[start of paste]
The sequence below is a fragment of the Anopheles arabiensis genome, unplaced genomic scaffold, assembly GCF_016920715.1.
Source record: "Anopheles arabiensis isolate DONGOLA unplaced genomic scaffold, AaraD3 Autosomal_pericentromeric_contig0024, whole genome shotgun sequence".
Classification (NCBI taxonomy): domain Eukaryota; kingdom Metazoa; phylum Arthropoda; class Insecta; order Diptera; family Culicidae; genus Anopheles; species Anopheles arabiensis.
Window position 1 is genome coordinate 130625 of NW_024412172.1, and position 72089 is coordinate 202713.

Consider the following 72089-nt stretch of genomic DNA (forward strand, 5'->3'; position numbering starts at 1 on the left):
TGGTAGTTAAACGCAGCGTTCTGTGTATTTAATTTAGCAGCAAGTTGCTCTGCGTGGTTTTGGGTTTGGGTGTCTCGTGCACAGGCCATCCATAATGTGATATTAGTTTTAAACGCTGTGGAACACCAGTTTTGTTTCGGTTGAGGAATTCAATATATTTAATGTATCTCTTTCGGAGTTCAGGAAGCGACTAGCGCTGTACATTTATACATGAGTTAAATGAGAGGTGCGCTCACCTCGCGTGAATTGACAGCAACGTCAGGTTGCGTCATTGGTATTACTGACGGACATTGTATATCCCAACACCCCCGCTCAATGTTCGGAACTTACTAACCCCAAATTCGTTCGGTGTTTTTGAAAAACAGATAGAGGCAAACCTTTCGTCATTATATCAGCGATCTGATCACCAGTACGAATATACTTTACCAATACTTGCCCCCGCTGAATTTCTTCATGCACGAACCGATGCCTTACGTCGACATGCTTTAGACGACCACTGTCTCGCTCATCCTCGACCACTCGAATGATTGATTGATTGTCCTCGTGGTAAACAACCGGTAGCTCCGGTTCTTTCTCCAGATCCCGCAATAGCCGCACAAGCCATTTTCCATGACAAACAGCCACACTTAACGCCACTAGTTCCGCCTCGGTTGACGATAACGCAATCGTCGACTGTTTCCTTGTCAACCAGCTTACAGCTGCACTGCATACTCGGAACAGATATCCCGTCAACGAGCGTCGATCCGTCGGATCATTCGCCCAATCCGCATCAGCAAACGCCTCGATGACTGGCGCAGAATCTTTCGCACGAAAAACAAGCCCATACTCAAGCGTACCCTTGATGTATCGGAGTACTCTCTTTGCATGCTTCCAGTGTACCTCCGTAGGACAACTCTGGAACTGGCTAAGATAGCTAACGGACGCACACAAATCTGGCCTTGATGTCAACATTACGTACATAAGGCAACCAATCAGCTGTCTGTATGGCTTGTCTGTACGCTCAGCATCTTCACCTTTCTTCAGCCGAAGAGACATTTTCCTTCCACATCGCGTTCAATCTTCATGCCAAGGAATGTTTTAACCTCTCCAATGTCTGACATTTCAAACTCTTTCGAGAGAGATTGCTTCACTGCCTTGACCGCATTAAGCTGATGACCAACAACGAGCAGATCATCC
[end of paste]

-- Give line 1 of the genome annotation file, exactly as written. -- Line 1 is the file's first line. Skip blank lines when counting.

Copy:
The sequence below is a fragment of the Anopheles arabiensis genome, unplaced genomic scaffold, assembly GCF_016920715.1.